Electric vehicles have been the coming thing for quite some time now. Twelve years ago Tesla TSLA-0.1% debuted its first EV, the Roadster. Ever since, EV enthusiasts have been predicting that the U.S. market for electron-powered personal transportation would soon bloom.
In the intervening years a number of promising electric cars—some from major manufacturers not named Tesla—have arrived on the market with quite a bit of hype, yet left little impression in the collective memory. EV’s that notably offered such promise, yet failed to energize a transportation revolution include Nissan’s Leaf and BMW’s i3. In large part, the failure was due to their relatively modest driving range. The original Leaf was a practical mass-market design yet good for no more than 75 miles on a charge, inducing range anxiety on any drive more ambitious than the predictable daily commute. Predictably, BMW brought high style and a price to match, but also came up short on endurance.
Yet the EV market is now abruptly shedding its elite, early-adopter appeal. If the high stakes and recent, almost universal rush by manufacturers to bring fleets of wholly practical EVs to market is a meaningful indicator, we’re fast approaching the EV tipping point. What lies beyond is a future where electric cars are the default and gasoline powered cars are relics of a carbon intensive past. The thought is incredibly encouraging to anyone who sees electric vehicles for what they ultimately are, a key element in the larger effort to electrify as much of the economy as possible, and a vital step in lowering carbon emissions from the transportation sector. If this all sounds too bullish, too “drinking of EV Kool-Aid,” then take a close look at the evidence of the EV market’s blooming.
The Big Three U.S. auto manufacturers have abandoned the traditional sedan market, and in turn bet their near term relevance on behemoth SUVs. Ironically, the big vehicles generate large profits that automakers are directing toward projects of existential importance, namely the development of clean, electric vehicle technologies upon which the manufacturers have staked their future survival.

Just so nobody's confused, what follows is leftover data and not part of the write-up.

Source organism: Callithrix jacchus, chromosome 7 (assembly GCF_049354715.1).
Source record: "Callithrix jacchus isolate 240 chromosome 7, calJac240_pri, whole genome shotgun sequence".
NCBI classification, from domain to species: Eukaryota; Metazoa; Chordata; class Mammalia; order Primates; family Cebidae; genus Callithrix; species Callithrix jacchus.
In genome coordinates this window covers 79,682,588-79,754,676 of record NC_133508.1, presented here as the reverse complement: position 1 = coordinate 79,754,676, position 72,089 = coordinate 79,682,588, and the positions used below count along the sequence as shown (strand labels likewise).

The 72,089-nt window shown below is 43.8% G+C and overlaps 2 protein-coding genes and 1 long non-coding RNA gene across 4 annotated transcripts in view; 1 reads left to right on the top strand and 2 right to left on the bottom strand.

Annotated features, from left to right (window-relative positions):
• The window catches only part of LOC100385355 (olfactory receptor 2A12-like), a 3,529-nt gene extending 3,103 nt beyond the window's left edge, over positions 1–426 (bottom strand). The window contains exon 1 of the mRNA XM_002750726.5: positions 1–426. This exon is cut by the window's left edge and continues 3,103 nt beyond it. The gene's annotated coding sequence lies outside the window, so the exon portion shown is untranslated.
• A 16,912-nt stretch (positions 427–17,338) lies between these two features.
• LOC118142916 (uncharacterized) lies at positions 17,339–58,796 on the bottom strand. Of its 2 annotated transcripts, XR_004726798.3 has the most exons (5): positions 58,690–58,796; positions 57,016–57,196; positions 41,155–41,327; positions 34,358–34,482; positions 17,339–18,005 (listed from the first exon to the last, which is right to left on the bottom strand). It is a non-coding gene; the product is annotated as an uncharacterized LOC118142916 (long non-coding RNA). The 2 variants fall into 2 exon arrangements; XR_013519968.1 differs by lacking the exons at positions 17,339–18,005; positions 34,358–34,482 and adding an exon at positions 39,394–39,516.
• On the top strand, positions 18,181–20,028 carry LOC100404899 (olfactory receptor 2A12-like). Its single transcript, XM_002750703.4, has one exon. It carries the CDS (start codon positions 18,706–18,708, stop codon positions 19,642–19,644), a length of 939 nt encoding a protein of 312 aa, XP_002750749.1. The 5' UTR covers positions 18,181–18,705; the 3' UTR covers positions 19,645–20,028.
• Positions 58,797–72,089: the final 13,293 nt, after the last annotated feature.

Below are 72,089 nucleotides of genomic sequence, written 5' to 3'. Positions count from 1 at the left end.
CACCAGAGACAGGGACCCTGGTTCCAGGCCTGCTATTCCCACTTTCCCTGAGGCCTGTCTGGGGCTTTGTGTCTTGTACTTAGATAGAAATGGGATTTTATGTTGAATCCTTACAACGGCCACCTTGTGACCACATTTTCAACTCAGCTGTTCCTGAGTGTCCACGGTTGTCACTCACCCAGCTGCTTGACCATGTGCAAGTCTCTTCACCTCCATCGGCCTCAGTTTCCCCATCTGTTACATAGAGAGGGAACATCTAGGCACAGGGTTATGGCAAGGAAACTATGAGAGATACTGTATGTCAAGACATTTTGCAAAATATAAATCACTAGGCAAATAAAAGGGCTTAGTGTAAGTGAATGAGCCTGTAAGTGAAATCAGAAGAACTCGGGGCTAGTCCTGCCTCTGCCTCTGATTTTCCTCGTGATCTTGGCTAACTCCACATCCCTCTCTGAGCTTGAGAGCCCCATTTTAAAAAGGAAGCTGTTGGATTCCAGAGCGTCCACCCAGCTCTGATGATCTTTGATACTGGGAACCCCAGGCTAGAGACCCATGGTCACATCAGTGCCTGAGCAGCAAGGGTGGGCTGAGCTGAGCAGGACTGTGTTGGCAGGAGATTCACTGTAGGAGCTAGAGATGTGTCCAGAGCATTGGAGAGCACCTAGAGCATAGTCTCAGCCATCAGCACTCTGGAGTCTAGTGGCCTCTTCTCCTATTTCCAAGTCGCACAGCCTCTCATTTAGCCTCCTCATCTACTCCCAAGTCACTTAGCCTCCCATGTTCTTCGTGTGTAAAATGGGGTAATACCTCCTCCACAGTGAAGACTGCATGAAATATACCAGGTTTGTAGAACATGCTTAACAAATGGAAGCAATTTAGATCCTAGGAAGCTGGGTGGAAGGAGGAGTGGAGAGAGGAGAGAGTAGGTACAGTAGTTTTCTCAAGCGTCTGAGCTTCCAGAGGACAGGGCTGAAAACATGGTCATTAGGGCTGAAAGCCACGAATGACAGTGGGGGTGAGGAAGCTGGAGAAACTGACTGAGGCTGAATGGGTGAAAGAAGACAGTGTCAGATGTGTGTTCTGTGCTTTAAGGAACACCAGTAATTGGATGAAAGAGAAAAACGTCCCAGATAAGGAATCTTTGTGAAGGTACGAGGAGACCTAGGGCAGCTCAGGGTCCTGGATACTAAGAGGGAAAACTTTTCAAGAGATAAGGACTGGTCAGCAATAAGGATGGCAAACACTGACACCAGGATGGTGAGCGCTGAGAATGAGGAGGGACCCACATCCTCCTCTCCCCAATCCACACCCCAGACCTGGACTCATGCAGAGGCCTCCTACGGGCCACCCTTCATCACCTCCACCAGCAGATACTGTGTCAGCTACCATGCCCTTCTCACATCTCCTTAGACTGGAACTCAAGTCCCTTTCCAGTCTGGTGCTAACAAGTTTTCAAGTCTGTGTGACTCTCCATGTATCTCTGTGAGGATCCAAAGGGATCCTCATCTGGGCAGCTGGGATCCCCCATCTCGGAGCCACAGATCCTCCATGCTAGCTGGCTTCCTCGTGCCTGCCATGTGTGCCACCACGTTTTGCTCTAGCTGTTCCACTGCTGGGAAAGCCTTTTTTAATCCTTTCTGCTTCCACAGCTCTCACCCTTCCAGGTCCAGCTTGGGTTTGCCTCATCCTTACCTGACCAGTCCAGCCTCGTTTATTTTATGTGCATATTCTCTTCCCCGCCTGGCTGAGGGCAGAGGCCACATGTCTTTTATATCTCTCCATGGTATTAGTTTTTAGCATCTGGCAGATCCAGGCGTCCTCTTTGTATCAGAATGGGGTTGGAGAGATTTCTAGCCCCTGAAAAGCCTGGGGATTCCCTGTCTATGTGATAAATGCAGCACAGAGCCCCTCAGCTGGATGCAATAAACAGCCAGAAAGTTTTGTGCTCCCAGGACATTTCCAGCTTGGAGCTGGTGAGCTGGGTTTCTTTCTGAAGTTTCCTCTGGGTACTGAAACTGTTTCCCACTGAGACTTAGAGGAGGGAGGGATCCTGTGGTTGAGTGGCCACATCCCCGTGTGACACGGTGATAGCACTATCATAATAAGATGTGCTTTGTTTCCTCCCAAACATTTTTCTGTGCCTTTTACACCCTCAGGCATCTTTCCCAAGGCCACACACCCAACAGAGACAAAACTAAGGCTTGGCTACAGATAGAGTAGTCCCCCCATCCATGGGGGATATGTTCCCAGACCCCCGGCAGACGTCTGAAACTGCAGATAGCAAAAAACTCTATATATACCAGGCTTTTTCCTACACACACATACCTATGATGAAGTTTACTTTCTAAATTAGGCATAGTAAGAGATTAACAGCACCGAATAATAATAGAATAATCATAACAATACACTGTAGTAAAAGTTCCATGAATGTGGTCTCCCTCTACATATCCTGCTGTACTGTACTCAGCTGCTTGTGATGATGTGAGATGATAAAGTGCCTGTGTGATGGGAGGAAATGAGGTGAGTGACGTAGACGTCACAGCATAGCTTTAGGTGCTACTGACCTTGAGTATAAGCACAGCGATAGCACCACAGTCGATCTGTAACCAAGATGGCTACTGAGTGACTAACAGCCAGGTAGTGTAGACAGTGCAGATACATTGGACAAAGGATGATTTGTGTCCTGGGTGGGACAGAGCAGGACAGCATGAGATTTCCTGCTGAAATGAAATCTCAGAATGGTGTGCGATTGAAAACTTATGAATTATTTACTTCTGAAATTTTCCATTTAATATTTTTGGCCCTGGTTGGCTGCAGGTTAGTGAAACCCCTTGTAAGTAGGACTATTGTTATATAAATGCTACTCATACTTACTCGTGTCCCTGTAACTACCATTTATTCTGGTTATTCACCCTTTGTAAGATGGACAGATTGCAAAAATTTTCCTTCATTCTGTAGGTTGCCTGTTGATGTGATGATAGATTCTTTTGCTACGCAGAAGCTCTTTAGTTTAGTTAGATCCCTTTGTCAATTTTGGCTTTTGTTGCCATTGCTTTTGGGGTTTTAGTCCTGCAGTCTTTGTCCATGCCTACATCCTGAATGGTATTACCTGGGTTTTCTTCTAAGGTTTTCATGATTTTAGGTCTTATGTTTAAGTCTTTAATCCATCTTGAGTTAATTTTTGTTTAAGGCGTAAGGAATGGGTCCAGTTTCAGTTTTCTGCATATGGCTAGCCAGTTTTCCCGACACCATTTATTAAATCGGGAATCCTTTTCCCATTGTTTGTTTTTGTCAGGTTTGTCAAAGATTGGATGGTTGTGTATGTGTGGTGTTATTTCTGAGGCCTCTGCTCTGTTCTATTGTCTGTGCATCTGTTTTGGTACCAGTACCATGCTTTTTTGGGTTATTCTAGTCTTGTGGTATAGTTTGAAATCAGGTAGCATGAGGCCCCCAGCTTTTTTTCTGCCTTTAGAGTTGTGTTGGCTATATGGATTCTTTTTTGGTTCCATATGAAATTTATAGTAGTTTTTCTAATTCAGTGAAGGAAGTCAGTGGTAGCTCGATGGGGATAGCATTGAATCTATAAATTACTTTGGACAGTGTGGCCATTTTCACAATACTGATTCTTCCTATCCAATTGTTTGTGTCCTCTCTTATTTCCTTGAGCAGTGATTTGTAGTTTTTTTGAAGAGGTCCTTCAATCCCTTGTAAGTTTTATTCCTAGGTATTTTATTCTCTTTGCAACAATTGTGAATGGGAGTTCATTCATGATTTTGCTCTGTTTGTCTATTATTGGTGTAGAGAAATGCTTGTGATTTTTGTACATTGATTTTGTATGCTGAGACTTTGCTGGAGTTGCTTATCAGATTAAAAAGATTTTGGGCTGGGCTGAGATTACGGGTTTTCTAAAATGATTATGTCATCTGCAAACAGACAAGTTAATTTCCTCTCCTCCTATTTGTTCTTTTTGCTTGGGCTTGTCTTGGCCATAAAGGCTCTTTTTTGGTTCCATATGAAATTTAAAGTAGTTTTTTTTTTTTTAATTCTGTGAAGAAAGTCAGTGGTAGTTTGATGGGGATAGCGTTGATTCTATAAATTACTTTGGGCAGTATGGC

Among domestic car makers, General Motors GM -2.7% is perhaps the most fully committed to such a transition plan. The company has abandoned the traditional sedan market and, in its place, will introduce 20 EVs over the next two years, led by its recent unveiling of the Hummer electric SUV. Meanwhile, the world’s largest automaker, Volkswagen, has announced that it will cease development of new, internal combustion-powered cars in the middle of this decade.
The automakers that have gone all in on EVs have received affirmation of their strategy from the largest U.S. car market. In September, California Governor Gavin Newsom issued an executive order outlawing the sale of gas and diesel-powered vehicles by 2035. Last week, New Jersey’s environmental regulator recommended that state do the same. This momentum is reinforced internationally by China’s requirements that EV’s account for 25% of domestic car sales within five years. In Europe, the UK and France will outlaw the sale of new gas and diesel-powered vehicles by 2040. Holland will implement a similar ban in 2030, and Norway in 2025.
As an added bit of evidence that EVs are the hot thing in the automobile market, EV pioneer Tesla is, no secret, now the most highly valued auto manufacturer in the world. Tesla’s market capitalization of nearly $400 billion is four times the big U.S. auto majors’ combined stock market value. The company has turned a profit in each of the last 5 quarters after a history of losses. True, Tesla’s profits depend on the sale of zero-emissions vehicle credits, but the growing market for these credits only reinforces the fact that the EV maker is in the right market at the right time.
And, while Tesla may not reach its goal of selling 500,000 cars this year, it won’t be far off the target. Think about it: A single, upstart manufacturer is on the cusp of selling half a million electric cars in a single year, in the middle of a pandemic and a secular softening of automotive sales. EVs are no longer niche products, but a growing part of the automotive mainstream.
Complimenting the growth in EV deliveries, the development of fast charging networks is accelerating in China, Europe and the U.S., meeting the need to fuel EVs on the go. In the U.S., residents of California can already rely on their EVs to transport them along popular routes, regardless of distance, with fuel security that matches that of gasoline-powered cars. And sure, California is a universe apart from middle America, but mid-American states are building out their own charging networks that, once in place, will erode the range advantage of gasoline-fueled vehicles and make long-distance drives by EV practical.
What barriers to EV’s remain? They’re still more costly than traditional gasoline powered cars of similar quality. The problem of range anxiety does admittedly persist. Nevertheless, the average range of EVs sold in the United States is forecast to reach 275 miles by 2022. That’s 80% of the distance offered by today’s Jeep Cherokee SUV. So, in October of 2020 naysayers may still say, “EV’s aren’t here yet.” But proponents of electric transportation can counter, without fear of having to eat their words, that EVs are well on their way.